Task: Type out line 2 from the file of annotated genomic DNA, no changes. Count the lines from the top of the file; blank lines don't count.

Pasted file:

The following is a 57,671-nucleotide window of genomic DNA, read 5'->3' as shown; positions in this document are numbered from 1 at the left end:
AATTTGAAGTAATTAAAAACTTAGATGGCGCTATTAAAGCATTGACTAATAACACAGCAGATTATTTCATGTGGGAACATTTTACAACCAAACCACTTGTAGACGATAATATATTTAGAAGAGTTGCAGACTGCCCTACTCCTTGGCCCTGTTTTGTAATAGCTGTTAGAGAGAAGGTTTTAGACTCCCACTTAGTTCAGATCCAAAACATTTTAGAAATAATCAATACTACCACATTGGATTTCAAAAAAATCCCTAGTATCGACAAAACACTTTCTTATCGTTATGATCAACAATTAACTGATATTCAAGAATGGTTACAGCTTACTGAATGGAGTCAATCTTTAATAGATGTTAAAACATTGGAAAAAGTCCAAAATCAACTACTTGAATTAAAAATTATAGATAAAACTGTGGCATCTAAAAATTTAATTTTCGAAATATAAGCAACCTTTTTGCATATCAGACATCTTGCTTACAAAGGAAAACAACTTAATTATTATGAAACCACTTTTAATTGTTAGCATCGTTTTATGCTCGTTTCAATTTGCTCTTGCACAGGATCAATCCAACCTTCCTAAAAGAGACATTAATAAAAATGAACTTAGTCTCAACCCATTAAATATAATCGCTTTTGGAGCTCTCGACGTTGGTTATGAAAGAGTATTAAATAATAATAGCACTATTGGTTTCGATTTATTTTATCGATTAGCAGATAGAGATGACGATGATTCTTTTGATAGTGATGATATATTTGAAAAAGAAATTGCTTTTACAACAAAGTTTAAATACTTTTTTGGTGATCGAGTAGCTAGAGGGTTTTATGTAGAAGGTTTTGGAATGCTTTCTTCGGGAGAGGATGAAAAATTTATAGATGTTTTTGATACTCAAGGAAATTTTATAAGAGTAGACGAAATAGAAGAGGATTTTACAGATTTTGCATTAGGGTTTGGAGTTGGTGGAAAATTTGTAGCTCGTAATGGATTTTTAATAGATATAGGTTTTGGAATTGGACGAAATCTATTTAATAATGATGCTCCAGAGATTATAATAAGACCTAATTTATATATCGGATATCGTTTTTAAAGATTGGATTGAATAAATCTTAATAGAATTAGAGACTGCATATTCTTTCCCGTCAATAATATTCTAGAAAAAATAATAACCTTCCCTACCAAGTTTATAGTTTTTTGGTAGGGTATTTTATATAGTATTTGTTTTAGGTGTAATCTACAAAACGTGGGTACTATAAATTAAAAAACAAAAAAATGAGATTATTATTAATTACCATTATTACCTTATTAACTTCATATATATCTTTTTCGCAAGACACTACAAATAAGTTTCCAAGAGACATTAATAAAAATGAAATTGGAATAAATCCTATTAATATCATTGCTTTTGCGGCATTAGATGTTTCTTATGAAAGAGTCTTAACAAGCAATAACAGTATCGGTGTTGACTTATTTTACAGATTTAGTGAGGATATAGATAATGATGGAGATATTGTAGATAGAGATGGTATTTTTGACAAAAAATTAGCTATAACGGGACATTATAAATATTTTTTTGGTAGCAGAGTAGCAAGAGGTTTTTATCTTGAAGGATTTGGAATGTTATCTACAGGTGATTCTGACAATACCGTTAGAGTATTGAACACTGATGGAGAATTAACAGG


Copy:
AATTTGAAGTAATTAAAAACTTAGATGGCGCTATTAAAGCATTGACTAATAACACAGCAGATTATTTCATGTGGGAACATTTTACAACCAAACCACTTGTAGACGATAATATATTTAGAAGAGTTGCAGACTGCCCTACTCCTTGGCCCTGTTTTGTAATAGCTGTTAGAGAGAAGGTTTTAGACTCCCACTTAGTTCAGATCCAAAACATTTTAGAAATAATCAATACTACCACATTGGATTTCAAAAAAATCCCTAGTATCGACAAAACACTTTCTTATCGTTATGATCAACAATTAACTGATATTCAAGAATGGTTACAGCTTACTGAATGGAGTCAATCTTTAATAGATGTTAAAACATTGGAAAAAGTCCAAAATCAACTACTTGAATTAAAAATTATAGATAAAACTGTGGCATCTAAAAATTTAATTTTCGAAATATAAGCAACCTTTTTGCATATCAGACATCTTGCTTACAAAGGAAAACAACTTAATTATTATGAAACCACTTTTAATTGTTAGCATCGTTTTATGCTCGTTTCAATTTGCTCTTGCACAGGATCAATCCAACCTTCCTAAAAGAGACATTAATAAAAATGAACTTAGTCTCAACCCATTAAATATAATCGCTTTTGGAGCTCTCGACGTTGGTTATGAAAGAGTATTAAATAATAATAGCACTATTGGTTTCGATTTATTTTATCGATTAGCAGATAGAGATGACGATGATTCTTTTGATAGTGATGATATATTTGAAAAAGAAATTGCTTTTACAACAAAGTTTAAATACTTTTTTGGTGATCGAGTAGCTAGAGGGTTTTATGTAGAAGGTTTTGGAATGCTTTCTTCGGGAGAGGATGAAAAATTTATAGATGTTTTTGATACTCAAGGAAATTTTATAAGAGTAGACGAAATAGAAGAGGATTTTACAGATTTTGCATTAGGGTTTGGAGTTGGTGGAAAATTTGTAGCTCGTAATGGATTTTTAATAGATATAGGTTTTGGAATTGGACGAAATCTATTTAATAATGATGCTCCAGAGATTATAATAAGACCTAATTTATATATCGGATATCGTTTTTAAAGATTGGATTGAATAAATCTTAATAGAATTAGAGACTGCATATTCTTTCCCGTCAATAATATTCTAGAAAAAATAATAACCTTCCCTACCAAGTTTATAGTTTTTTGGTAGGGTATTTTATATAGTATTTGTTTTAGGTGTAATCTACAAAACGTGGGTACTATAAATTAAAAAACAAAAAAATGAGATTATTATTAATTACCATTATTACCTTATTAACTTCATATATATCTTTTTCGCAAGACACTACAAATAAGTTTCCAAGAGACATTAATAAAAATGAAATTGGAATAAATCCTATTAATATCATTGCTTTTGCGGCATTAGATGTTTCTTATGAAAGAGTCTTAACAAGCAATAACAGTATCGGTGTTGACTTATTTTACAGATTTAGTGAGGATATAGATAATGATGGAGATATTGTAGATAGAGATGGTATTTTTGACAAAAAATTAGCTATAACGGGACATTATAAATATTTTTTTGGTAGCAGAGTAGCAAGAGGTTTTTATCTTGAAGGATTTGGAATGTTATCTACAGGTGATTCTGACAATACCGTTAGAGTATTGAACACTGATGGAGAATTAACAGG